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MontaVista’s IVI stack hosts Android and HTML5 in virtual containers

Oct 10, 2011 — by Eric Brown — from the LinuxDevices Archive — 148 views

MontaVista Software announced a Linux-based Genivi-compliant in-vehicle infotainment (IVI) software development solution that can support multiple Linux, Android, and HTML5 secure sessions on different screens within a car. The MontaVista Automotive Technology Platform (ATP) integrates SELinux security, MontaVista Linux's secure container implementation, and an in-house HTML5-based “Modii” browser, says the company.

In August, Cavium Networks' MontaVista Software subsidiary tipped its Automotive Technology Platform (ATP) with minimal details. ATP was listed by the open source Genivi Alliance as one of five Linux-based distributions said to be compliant with its latest open source IVI standard for automotive computers. Other compliant distros include Canonical's Ubuntu IVI Remix, Mentor Graphics' Embedded IVI Base Platform, MeeGo, and Wind River IVI.

Now, MontaVista is offering many more details on ATP, the latest version of which adds support for HTML5 and Android, two features that have yet to be part of Genivi platforms.

Simplified ATP architecture, including SDK and services integration

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ATP is based on MontaVista Linux, offering hardened versions of MontaVista frameworks for graphics, video, sound, USB, Bluetooth, location based services (LBS), security, and customizable UI, says the company. MontaVista ATP is said to be optimized for performance, fast boot, and power management.

Included within the ATP framework is a software development kit (SDK), as well as a cross-development toolchain and MontaVista's DevRocket Eclipse IDE, says the company. ATP is also provided with professional services, automated test facilities, and project management services.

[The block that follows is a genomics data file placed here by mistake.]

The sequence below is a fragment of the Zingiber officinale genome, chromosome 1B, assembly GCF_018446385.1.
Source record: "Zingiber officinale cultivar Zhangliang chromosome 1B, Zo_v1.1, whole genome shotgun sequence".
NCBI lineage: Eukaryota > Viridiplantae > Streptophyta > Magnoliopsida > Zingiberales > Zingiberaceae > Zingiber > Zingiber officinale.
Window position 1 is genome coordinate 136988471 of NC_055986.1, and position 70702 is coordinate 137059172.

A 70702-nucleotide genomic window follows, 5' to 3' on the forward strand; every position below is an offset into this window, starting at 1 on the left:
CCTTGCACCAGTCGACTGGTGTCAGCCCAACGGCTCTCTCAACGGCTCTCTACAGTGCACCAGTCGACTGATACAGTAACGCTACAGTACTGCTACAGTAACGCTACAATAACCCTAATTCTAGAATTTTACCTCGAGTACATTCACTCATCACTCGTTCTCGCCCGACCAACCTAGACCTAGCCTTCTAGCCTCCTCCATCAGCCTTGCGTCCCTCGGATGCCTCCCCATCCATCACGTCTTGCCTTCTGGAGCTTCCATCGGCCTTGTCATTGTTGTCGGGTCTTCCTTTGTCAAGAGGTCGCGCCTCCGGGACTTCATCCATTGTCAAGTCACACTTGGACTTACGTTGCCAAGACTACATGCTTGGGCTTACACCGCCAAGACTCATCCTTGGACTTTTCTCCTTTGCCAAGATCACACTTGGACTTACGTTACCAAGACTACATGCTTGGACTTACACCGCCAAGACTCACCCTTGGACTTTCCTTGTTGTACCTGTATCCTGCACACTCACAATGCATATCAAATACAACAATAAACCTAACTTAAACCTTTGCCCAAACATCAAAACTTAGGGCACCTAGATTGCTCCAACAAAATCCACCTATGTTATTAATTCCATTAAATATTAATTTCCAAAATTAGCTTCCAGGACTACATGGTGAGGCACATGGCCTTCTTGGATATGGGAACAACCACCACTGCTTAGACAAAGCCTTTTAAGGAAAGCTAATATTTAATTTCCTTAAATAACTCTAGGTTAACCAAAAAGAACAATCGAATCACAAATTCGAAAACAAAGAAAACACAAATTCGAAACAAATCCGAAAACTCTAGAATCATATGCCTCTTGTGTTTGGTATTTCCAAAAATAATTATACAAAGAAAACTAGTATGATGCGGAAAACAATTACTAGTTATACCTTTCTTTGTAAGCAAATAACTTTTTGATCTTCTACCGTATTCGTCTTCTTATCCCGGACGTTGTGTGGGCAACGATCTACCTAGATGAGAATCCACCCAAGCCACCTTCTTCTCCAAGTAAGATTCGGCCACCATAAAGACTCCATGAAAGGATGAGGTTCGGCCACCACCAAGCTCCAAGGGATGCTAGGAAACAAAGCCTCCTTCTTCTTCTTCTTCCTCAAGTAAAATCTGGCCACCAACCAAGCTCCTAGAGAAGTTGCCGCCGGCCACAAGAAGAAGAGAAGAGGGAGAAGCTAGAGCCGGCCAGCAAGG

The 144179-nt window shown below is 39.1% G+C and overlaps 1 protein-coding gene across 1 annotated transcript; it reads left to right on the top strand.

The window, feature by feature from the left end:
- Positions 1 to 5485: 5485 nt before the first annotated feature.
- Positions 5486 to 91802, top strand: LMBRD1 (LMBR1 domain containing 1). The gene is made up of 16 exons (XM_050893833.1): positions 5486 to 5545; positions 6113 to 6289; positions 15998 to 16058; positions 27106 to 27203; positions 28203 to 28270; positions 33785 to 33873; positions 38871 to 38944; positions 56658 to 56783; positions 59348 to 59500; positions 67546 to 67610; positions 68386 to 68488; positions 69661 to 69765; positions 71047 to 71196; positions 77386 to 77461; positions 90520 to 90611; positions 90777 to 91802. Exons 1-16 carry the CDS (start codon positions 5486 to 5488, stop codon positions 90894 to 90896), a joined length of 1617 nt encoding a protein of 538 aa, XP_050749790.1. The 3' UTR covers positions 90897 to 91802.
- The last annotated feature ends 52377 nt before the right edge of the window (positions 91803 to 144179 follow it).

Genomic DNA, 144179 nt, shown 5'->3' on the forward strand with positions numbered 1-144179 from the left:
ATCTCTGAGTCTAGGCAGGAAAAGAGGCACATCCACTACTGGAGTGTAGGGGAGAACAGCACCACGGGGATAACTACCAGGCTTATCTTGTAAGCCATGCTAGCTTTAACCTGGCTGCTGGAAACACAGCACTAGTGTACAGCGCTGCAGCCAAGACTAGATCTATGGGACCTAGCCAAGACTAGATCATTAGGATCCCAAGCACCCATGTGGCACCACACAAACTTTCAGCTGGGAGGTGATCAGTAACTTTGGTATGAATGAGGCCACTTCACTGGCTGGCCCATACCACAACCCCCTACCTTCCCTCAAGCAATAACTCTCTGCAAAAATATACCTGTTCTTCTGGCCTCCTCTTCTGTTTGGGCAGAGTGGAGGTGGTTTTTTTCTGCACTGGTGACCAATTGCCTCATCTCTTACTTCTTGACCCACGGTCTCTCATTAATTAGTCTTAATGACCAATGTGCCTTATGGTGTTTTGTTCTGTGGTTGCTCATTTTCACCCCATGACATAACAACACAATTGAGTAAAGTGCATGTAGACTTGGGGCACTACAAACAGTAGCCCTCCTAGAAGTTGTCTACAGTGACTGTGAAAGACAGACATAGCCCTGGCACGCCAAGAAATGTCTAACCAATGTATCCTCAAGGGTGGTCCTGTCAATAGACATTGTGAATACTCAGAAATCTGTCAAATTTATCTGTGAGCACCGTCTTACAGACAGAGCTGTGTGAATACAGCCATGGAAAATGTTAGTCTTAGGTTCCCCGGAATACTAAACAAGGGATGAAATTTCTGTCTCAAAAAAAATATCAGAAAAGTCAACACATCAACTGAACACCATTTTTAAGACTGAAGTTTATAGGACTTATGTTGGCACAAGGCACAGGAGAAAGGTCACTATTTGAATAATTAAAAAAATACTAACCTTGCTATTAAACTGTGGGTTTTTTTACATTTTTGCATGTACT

ATP supports both the original Intel Atom-based Genivi reference platform and the new ARM reference platform. Specific system on chip (SoC) support is said to include Freescale's Cortex-A8-based i.MX53, including Freescale's SABRE tablet design for the processor as well as the Cortex-A9-based Renesas R-Car M1 reference platform.

In a briefing with LinuxDevices, MontaVista Vice President of Marketing and Business Development Dan Cauchy said that Genivi's ARM platform has now matured to the point that it's every bit the equal of the Atom-based spec. Cauchy should know, since he's also a Genivi board member and chairman of Genivi Compliance.

MontaVista is primarily competing for Genivi clients with the Intel-owned Wind River, so it is understandable that it might push harder on ARM-based solutions. Its owner Cavium, which primarily makes high-end MIPS-based networking processors such as the Octeon, also offers some ARM11-based Econa processors and is planning a Cortex-A9 or -A15 introduction. (Cavium appears to be a long way from being in the IVI game, however, and may choose not to become so.)

Aside from some proprietary in-house IVI efforts, "Genivi is pretty much the only game in town," said Cauchy. "It's a very focused group, run primarily by automotive players." While no cars with Genivi-based IVI systems have yet hit the show floor, "we are now seeing automotive makers requiring Genivi compliance," adds Cauchy. "The Genivi spec is very customizable, letting each automotive manufacturer add its own GUI and services."

Linux Containers and SELinux

The latest version of ATP offers a new "Digital Media Solutions Platform," which adds an HTML5 framework and an Android runtime environment. As a result, Genivi IVI computers based on ATP will be able to run Android apps as well offer direct HTML5 web browsing and video sessions, says the company.